Adding to the texture of the place is its long and complicated history. Though I feel quite safe in Jerusalem, the many troubles from the past and unanswered questions about the future of the region creates a palpable tension. Jerusalem is something of an enigma. On the one hand, it is the Holy City, a place sacred and inspiring to billions. On the other hand, the place seems to bring out the worst in some people of all religions. There are tensions on various levels: between different religious groups, within each religious group, and between religious and secular aspects of society. In spite of the very real difficulties that exist, the atmosphere of the place is not dark or depressing. On the contrary, in general I find the city to be full of life and energy.

In my time here so far I have been struck by how much I have to learn from this place and those who live in it. People often tell me how lucky I am to be here. I agree of course and am usually aware of this fact. I appreciate the reminders, however, so that I don’t begin to take things for granted. I really look at this experience as a gift and adventure. I will try to learn as much as possible so that I may be more effective in my future ministry in the Church. Along the way I hope to share from time to time some of what I experience.

Melting in the sun on the Mount of Olives with the Old City of Jerusalem in the background

Lessons from World Youth Day 2016

I know it's been quite a while since World Youth Day in Krakow but I want to reflect here about it because it was an incredible experience. I had the chance to attend WYD last July with an amazing group of young adults, mostly from St. Paul's Parish, Richmond. Before heading to Krakow we spend a week being hosted by parishioners of Our Lady of La Salette Parish in the Diocese of Sandomierz who were incredibly welcoming and generous. From there we made our way down to Krakow. This two week experience was very powerful for me and I learned a lot. Here are a few of the lessons I take with me.

1) As a global Church we face very similar challenges
Before heading to Poland I had heard much about how strong the Catholic faith is in Poland. The way some people had described it, it seemed like some oasis of belief somehow buffered from the difficulties we encounter in Vancouver. During the week we spent in Sandomierz, I had the opportunity to stay in a local parish rectory with the four priests serving the community there. It was wonderful to share about what parish life is like in our countries. From these priests I learned that there is much that is wonderful and positive about the local Church in Poland. On the other hand, they also spoke of their struggles. The pastor explained to me that since the fall of communism, Church attendance has been steadily declining, particularly among young people. The number of people entering seminary and religious communities is also going down. Though this was somewhat disheartening at first to hear, it was good lesson to learn. There is no perfect Church situation in the world. There are struggles everywhere. Being with the priests in Sandomierz, I felt a bond with them. We face similar challenges, but we are in this together. We are here to support each other.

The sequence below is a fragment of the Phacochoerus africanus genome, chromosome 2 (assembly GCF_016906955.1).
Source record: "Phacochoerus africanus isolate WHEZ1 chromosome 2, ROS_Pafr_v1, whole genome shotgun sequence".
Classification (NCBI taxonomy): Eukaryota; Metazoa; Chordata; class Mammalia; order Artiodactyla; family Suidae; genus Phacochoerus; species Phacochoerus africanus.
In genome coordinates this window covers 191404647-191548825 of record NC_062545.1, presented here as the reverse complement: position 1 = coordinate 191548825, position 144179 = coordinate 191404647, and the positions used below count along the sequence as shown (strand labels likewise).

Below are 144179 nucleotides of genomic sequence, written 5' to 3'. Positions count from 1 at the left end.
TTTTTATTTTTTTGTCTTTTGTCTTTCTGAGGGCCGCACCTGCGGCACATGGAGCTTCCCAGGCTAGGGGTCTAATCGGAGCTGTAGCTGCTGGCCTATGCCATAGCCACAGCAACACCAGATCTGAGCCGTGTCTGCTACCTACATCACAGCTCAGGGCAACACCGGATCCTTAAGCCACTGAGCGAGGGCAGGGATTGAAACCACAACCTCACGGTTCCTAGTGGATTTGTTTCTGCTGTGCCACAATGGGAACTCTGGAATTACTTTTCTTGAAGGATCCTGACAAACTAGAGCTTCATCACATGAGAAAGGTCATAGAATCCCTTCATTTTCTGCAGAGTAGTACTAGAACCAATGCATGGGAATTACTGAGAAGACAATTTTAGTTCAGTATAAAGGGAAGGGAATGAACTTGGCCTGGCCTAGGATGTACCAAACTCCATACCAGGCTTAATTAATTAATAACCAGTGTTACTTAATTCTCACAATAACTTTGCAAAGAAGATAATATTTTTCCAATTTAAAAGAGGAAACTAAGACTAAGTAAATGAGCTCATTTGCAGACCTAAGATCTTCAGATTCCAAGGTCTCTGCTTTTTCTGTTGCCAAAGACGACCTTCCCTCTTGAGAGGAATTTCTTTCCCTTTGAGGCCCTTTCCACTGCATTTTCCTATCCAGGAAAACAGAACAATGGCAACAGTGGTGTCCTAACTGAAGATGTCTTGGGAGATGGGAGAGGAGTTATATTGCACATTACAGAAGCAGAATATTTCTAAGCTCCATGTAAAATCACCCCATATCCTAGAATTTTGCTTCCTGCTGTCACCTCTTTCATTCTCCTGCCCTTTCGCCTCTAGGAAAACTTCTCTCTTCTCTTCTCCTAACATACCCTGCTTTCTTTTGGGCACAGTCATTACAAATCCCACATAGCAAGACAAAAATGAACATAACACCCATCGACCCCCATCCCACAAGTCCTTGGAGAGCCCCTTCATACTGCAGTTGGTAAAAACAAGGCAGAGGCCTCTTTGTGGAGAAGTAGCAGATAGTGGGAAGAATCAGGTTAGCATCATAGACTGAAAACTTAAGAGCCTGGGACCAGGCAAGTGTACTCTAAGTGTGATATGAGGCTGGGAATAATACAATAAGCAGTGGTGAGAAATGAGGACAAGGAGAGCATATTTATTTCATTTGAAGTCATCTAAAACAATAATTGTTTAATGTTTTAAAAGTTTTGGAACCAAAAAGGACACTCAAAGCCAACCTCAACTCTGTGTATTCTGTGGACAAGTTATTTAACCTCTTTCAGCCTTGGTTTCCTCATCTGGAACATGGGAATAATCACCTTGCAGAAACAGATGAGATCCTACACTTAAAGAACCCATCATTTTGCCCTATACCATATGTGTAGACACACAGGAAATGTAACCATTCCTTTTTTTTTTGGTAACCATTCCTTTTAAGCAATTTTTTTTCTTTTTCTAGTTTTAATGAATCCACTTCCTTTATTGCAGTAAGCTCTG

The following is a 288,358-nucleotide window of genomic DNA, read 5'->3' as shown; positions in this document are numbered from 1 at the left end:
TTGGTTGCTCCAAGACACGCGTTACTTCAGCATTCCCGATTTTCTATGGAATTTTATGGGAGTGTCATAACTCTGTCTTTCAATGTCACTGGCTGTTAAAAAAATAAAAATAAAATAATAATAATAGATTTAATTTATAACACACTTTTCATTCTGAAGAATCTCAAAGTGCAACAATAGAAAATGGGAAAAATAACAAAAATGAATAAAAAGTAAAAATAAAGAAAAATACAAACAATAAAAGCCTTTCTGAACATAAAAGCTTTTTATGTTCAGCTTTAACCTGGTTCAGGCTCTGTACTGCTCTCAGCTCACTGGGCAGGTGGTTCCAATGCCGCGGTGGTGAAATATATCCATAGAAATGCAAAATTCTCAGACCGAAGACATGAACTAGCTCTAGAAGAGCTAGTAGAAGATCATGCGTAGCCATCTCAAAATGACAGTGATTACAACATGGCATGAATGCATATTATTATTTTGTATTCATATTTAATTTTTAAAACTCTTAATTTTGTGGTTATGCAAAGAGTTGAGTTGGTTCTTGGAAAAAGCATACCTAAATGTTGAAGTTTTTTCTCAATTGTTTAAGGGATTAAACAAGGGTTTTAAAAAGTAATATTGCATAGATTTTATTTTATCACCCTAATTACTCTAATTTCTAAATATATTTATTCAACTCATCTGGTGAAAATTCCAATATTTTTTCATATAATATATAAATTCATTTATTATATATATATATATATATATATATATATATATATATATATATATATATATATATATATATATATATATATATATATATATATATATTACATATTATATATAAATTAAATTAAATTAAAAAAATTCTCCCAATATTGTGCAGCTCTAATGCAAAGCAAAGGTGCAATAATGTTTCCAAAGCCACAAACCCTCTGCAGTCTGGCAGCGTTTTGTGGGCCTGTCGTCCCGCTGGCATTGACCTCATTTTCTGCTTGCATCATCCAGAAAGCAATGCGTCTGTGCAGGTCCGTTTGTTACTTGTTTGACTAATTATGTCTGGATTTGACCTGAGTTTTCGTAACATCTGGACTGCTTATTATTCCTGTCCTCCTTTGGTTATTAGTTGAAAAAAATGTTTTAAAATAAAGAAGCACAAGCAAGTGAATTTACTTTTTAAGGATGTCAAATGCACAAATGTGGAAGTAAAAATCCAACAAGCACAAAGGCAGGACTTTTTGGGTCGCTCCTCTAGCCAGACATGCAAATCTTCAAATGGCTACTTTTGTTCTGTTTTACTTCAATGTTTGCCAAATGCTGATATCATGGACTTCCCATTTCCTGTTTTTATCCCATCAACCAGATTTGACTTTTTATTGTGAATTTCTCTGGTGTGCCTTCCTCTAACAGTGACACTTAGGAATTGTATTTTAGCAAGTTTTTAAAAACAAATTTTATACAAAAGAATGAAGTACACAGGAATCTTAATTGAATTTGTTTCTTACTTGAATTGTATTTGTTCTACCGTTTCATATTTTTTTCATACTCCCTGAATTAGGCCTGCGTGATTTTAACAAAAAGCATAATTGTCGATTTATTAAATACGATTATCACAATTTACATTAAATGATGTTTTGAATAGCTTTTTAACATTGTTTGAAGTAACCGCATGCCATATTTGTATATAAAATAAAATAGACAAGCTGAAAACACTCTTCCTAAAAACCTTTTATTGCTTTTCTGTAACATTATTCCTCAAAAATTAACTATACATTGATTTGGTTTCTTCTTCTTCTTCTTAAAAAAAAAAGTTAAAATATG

2) Our response to these challenges is the same
For me the talks by Pope Francis at World Youth Day were inspiring and gave us concrete direction forward in response to the challenges we face. Pope Francis' message to us in Krakow had two main points, both of which are found already in his first document he presented as Pope, The Joy of the Gospel: 1) Embrace the Gospel of Jesus Christ and share it with others and 2) accompany and serve the suffering, especially those most abandoned and on the margins of society. To the first point, Pope Francis spoke strongly about how precious to God each one of us personally is, about the joy of having a relationship with Jesus our Saviour and about the importance of inviting those around us to come to know Jesus as well. To the second point, Pope Francis called on the over one million young people at WYD to build a more just and loving society. He reminded us that true happiness is not found sitting on the couch but rather in service to those who are suffering. As just one concrete example, he repeatedly pointed to the plight of Syrian refugees and the necessity for us to welcome and care for them. Considering that the current Polish government has refused to accept any Syrian refugees into the country, his message was particularly challenging.